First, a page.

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Local residents rally for Standing Rock 

San Luis Obiso County photographer Brittany App captured the bullet-holed sign upon entering Standing Rock.

San Luis Obiso County photographer Brittany App captured the bullet-holed sign upon entering Standing Rock. A controversial oil pipeline is being built on private property near the reservation.

Lakota Sioux “water protectors” inspire the nation

—Dozens of celebrities including Leonardo DiCaprio, Shailene Woodley, Lenny Kravitz, Neil Young, Ben Affleck and Mark Ruffalo have come out on behalf of  protestors at Standing Rock. Likewise, dozens of local residents of San Luis Obispo County have traveled to North Dakota to join thousands who are opposed to the construction of the Dakota Access Pipeline or “black snake” because, they say, it threatens the ecological stability of the region.

The protestors for months have withstood continuous pressure from the Morton County Sheriff’s Department under the leadership of Sheriff Kyle Kirchmeier, and the National Guard.

“I’m exhausted…This is not about a pipeline or technology, it’s about people coming together from all backgrounds for a life we can all be part of,” says Atascadero resident Erin Inglish, who has just returned from Standing Rock. “Traveling to Standing Rock was the most inspiring experience of my 30 years on the planet.”

Inglish, who is a mechanical engineer and a singer-songwriter, loaded up her RV with donated supplies and drove 1,600 miles with her friend Brittany App to join an estimated 12,000 people now camped out in the pipeline conflict zone. They handed over propane, solar panels, winter clothing, head lamps, batteries, food and warm socks to the Standing Rock campers, all donated by dozens of San Luis Obispo residents who either attended a November fundraiser in Atascadero or were friends, or friends of friends.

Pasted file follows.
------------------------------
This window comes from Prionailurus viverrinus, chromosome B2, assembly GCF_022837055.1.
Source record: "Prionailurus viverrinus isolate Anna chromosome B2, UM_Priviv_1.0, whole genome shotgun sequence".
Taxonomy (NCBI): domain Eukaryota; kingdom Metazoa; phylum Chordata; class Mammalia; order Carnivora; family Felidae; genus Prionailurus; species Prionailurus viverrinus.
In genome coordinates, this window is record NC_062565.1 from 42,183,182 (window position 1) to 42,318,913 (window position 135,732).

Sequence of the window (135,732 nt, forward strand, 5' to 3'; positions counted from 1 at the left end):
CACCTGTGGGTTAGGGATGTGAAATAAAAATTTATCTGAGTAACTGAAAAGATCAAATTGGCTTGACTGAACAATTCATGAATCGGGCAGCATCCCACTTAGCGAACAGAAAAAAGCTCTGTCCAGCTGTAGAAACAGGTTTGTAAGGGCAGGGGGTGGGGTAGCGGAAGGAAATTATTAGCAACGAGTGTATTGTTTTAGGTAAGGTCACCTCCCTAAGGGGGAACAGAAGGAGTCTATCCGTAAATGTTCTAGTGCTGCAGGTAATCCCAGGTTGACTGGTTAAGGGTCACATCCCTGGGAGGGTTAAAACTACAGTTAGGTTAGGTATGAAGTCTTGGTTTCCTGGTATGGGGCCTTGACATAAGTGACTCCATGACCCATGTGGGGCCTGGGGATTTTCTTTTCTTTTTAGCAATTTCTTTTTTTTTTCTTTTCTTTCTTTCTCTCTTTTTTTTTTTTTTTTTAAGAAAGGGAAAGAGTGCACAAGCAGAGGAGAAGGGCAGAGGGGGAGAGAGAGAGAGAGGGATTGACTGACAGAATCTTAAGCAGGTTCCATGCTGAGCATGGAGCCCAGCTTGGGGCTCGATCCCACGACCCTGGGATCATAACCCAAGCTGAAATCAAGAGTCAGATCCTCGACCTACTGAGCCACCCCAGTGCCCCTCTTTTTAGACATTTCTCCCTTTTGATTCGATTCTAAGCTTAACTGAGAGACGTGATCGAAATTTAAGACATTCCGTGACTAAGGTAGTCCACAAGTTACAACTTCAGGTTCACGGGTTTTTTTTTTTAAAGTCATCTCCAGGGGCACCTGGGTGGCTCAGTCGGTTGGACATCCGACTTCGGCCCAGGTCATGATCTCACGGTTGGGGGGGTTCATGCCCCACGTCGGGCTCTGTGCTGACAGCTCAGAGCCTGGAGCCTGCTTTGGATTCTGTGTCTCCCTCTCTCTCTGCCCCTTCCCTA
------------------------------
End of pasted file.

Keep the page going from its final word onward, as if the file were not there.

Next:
“I’ve worked in resource management, building and designing structures for energy efficiency,” Inglish says. “That was the skill set I took with me to Standing Rock, to help with the winterization of the campers’ quarters.”

Native Americans and their supporters are living in teepees, wigwams, trailers, RVs, barns and tents, Inglish said. “My major focus was to help them prepare for a really harsh winter.”

Brittany Anzel App, a local photographer and filmmaker who went to Morro Bay High School, is making a documentary film titled “Where There Once Was Water.” Speaking by phone on the road traveling back from Standing Rock, she said, “I really wanted to go and lend my skills to the movement and find out what was happening on the ground with my own eyes. Primarily I had been hearing about Standing Rock on Facebook. There wasn’t for the longest time any mention in the corporate news, and when they did it seemed like a one-sided story, on the side of law enforcement. I would like to stand up for clean water. How do we create a future in which there is clean water for all life?”

A selfie by Brittany App with Alabama photographer John Wathen at Standing Rock.

A selfie by Brittany App with Alabama photographer John Wathen at Standing Rock.

App says she photographed and interviewed a number of protestors for her documentary. She was also inspired by a man named John Wathen, a photographer and Vietnam veteran from Alabama, who told her, “North Dakota is the most lawless state I have ever seen,” comparing the situation to the ‘60s and saw how Alabama state troopers treated civil rights activists known as the Freedom Riders.

Protestors say if the pipeline leaked oil, it could potentially bleed into the Missouri River, poisoning the water supply for 18 million people. The American Civil Liberties Union is supporting protestors, who, according to the ACLU, “are defending the land and water using little more than the right to assemble and speak freely – a protection afforded by the U.S. Constitution.”

The ACLU has reported as many as 76 law enforcement agencies gathered near Standing Rock to stifle the protestors.

The pipeline would carry oil from North Dakota to Illinois, and would cross both government and private land. Protesters say that the construction would disrupt sacred sites.